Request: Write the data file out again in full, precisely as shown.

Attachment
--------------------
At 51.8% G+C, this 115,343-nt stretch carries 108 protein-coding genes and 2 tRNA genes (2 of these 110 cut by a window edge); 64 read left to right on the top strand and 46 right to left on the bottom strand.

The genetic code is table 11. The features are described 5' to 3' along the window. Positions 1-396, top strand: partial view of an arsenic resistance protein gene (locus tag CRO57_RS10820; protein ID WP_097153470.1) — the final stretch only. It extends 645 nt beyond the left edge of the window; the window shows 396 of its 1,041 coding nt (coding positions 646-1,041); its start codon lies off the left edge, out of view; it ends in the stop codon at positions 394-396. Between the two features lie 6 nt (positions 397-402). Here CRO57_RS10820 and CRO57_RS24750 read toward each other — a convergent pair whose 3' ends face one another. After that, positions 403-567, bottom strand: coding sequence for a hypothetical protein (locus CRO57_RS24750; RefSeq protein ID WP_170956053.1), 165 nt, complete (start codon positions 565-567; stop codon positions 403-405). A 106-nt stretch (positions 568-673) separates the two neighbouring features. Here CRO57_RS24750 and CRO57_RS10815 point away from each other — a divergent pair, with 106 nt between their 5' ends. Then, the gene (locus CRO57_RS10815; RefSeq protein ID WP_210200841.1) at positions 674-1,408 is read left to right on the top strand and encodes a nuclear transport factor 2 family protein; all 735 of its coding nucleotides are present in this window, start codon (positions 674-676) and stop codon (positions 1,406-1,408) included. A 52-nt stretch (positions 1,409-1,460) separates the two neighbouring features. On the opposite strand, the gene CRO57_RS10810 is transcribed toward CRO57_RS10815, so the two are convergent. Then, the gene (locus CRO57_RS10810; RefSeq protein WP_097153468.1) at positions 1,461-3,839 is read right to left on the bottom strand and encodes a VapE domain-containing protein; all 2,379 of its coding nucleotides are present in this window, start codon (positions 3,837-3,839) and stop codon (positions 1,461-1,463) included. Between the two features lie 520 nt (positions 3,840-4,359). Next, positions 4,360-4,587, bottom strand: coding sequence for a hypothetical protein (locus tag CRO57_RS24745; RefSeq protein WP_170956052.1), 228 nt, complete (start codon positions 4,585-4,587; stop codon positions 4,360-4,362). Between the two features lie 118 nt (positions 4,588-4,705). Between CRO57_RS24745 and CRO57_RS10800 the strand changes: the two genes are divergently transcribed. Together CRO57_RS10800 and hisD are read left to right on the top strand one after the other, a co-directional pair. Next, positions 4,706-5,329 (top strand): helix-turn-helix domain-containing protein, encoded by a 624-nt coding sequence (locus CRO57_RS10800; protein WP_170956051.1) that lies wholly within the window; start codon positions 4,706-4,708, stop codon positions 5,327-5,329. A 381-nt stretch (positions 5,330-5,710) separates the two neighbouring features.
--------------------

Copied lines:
At 51.8% G+C, this 115,343-nt stretch carries 108 protein-coding genes and 2 tRNA genes (2 of these 110 cut by a window edge); 64 read left to right on the top strand and 46 right to left on the bottom strand.

The genetic code is table 11. The features are described 5' to 3' along the window. Positions 1-396, top strand: partial view of an arsenic resistance protein gene (locus tag CRO57_RS10820; protein ID WP_097153470.1) — the final stretch only. It extends 645 nt beyond the left edge of the window; the window shows 396 of its 1,041 coding nt (coding positions 646-1,041); its start codon lies off the left edge, out of view; it ends in the stop codon at positions 394-396. Between the two features lie 6 nt (positions 397-402). Here CRO57_RS10820 and CRO57_RS24750 read toward each other — a convergent pair whose 3' ends face one another. After that, positions 403-567, bottom strand: coding sequence for a hypothetical protein (locus CRO57_RS24750; RefSeq protein ID WP_170956053.1), 165 nt, complete (start codon positions 565-567; stop codon positions 403-405). A 106-nt stretch (positions 568-673) separates the two neighbouring features. Here CRO57_RS24750 and CRO57_RS10815 point away from each other — a divergent pair, with 106 nt between their 5' ends. Then, the gene (locus CRO57_RS10815; RefSeq protein ID WP_210200841.1) at positions 674-1,408 is read left to right on the top strand and encodes a nuclear transport factor 2 family protein; all 735 of its coding nucleotides are present in this window, start codon (positions 674-676) and stop codon (positions 1,406-1,408) included. A 52-nt stretch (positions 1,409-1,460) separates the two neighbouring features. On the opposite strand, the gene CRO57_RS10810 is transcribed toward CRO57_RS10815, so the two are convergent. Then, the gene (locus CRO57_RS10810; RefSeq protein WP_097153468.1) at positions 1,461-3,839 is read right to left on the bottom strand and encodes a VapE domain-containing protein; all 2,379 of its coding nucleotides are present in this window, start codon (positions 3,837-3,839) and stop codon (positions 1,461-1,463) included. Between the two features lie 520 nt (positions 3,840-4,359). Next, positions 4,360-4,587, bottom strand: coding sequence for a hypothetical protein (locus tag CRO57_RS24745; RefSeq protein WP_170956052.1), 228 nt, complete (start codon positions 4,585-4,587; stop codon positions 4,360-4,362). Between the two features lie 118 nt (positions 4,588-4,705). Between CRO57_RS24745 and CRO57_RS10800 the strand changes: the two genes are divergently transcribed. Together CRO57_RS10800 and hisD are read left to right on the top strand one after the other, a co-directional pair. Next, positions 4,706-5,329 (top strand): helix-turn-helix domain-containing protein, encoded by a 624-nt coding sequence (locus CRO57_RS10800; protein WP_170956051.1) that lies wholly within the window; start codon positions 4,706-4,708, stop codon positions 5,327-5,329. A 381-nt stretch (positions 5,330-5,710) separates the two neighbouring features.